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Potential for Data Sharing to Create a Holistic Approach to Family Services

Lauren Sega Lauren Sega Potential for Data Sharing to Create a Holistic Approach to Family Services
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Data sharing is nothing new. Though, it is gaining more notoriety, especially locally as the city and its partners work on developing their Smart Columbus initiative. Once Columbus becomes “smarter,” it’ll use data sharing to create a city of interactive mechanisms that’ll expedite traffic flow, make streets safer for pedestrians and cyclists, and lessen the city’s environmental impact.

Companies use data sharing as well. It provides them with insight on where and how individuals spend their dollars. They can track spending through store cards and shoot out targeted coupons based on consumer purchases.

Right now, innovative work is happening in Columbus to take the concept of data sharing and use it to address familial needs holistically. Currently, nonprofits work independently and use isolated data to resolve familial issues. But, an assessment tool developed by GroundWork Group is in the early stages of recording and aggregating data that will inform and guide decisions made by all kinds of nonprofits, helping families find stability and self-sufficiency.

The idea first took off when Nationwide invested in Learning Circle Education Services to create a “digital backpack” for Columbus City School students. Students with unstable home lives are more likely to move several times before finishing school. Before the digital backpack, information from one school would be lost as the student enrolled elsewhere, and educators would be consequently unfamiliar with the student’s academic and behavioral history. The digital backpack tracks and records this history, and, as it has taken off, it’s grown to include data from after school programs like the Boys and Girls Clubs of Columbus and I Know I Can.

In this way, “We can really identify what part of a student’s success throughout their academic period is influenced by other nonprofits also supporting the families in many different ways,” said Tony Wells, co-creator of the Wells Foundation.

Now, using an assessment tool developed through a partnership among the Columbus Foundation, the Wells Foundation, the Siemer Institute for Family Stability and GroundWork Group, this concept will find application outside of the school system.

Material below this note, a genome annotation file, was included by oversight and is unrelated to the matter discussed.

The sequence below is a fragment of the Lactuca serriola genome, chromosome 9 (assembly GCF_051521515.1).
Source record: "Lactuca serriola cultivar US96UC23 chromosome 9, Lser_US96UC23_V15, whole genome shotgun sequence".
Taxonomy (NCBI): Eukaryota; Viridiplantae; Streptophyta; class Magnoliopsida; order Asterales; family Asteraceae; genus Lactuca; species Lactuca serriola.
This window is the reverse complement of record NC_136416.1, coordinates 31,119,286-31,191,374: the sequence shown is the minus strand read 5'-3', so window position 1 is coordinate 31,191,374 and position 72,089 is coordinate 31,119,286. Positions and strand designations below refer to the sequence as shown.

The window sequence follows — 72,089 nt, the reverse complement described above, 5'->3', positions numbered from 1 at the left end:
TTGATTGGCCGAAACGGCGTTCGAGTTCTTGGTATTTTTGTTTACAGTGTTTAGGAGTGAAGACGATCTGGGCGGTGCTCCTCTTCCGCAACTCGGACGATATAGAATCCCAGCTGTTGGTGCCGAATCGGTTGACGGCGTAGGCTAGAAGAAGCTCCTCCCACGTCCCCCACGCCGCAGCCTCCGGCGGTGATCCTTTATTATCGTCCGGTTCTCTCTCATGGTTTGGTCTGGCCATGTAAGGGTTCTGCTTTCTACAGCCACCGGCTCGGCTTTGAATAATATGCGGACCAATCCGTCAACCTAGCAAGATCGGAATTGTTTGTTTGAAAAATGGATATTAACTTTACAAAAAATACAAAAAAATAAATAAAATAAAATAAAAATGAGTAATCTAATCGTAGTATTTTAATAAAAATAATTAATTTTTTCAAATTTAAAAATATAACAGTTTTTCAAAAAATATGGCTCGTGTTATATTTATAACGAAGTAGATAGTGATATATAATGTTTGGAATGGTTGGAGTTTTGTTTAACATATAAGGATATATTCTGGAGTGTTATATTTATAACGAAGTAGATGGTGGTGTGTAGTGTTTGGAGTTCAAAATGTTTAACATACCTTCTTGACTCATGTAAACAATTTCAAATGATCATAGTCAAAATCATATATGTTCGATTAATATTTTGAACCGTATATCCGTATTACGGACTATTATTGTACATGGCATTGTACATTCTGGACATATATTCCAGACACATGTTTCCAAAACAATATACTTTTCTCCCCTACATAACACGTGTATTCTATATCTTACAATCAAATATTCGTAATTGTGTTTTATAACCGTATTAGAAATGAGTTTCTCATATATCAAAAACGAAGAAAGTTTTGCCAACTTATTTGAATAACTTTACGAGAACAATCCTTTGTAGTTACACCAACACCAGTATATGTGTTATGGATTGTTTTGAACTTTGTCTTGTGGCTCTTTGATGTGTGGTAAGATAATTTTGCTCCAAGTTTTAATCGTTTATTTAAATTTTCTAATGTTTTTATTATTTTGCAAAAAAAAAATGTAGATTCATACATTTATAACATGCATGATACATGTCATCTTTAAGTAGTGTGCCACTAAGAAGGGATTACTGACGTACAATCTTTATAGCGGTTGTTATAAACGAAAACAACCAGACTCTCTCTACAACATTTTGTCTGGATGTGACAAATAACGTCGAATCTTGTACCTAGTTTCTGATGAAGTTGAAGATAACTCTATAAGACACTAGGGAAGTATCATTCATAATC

It’s been a multiyear project, starting in 2015 and going live just two months ago. With support from the Chase Foundation and Community Research Partners, Siemer Institute first connected with GroundWork to gauge the assessment’s purpose and usefulness. Its present form is a more functional version of the Arizona Self-Sufficiency Matrix — a popular assessment covering anything from housing and education to social relations and community involvement — and it’s currently being piloted in 10 cities.

“[The Arizona Self-Sufficiency Matrix] is a tool that’s widely used across the country, and while really good and comprehensive, it can be hard to read and hard to translate to numbers,” said Lynnette Cook, Executive Director at Community Research Partners. “So we helped them tweak it and turn it into a tool that their case managers can use.”

Aligning with the Siemer Institute’s mission, the assessment tool will track any factor that can contribute to a family’s instability. Using information provided by nonprofits addressing income insecurity, obstacles to transportation, counseling, and more, the assessment will create a database showing how individuals, families and communities are improving and what strategies are working. In this way, Siemer Institute can visualize trends, communicate with nonprofits whose approaches are working, and share those approaches with other nonprofits in like cities.

Nonprofits have always collected and shared data, but never in this way. If a nonprofit wants to share information, it typically must risk confidentiality as the information leaves its database. What GroundWork’s assessment offers is one dataset for case managers all over the country to utilize and contribute to.

“That’s really why we partnered with GroundWork Group, from a technology standpoint,” said Rob Podlogar, National Director for the Siemer Institute, “because they’re top of the class with helping nonprofits be able to develop a system to capture the meaningful information.”

The pilot assessment, which took off two months ago, will wrap up in early 2018. After that, it’ll be adjusted and shared with the Siemer Institute’s partners in 53 of the country’s biggest cities. If it’s successful, Podlogar said they’d even like to share the data with organizations outside of their network, a move that could, over time, make the nonprofit community a less reactive and more preventative resource.

For more information, visit groundworkgroup.org.

Our new technology series is presented by our partners at TCETRA.tc logo

TCETRA is a software development company based in Dublin, Ohio. Since 2007, the company has been focused on serving the prepaid wireless industry through the development of specific business tools, software, and applications. Our team is made up of talented technical and creative professionals dedicated to delivering innovative solutions to complex problems and helping grow the technology community in Columbus and the Midwest.


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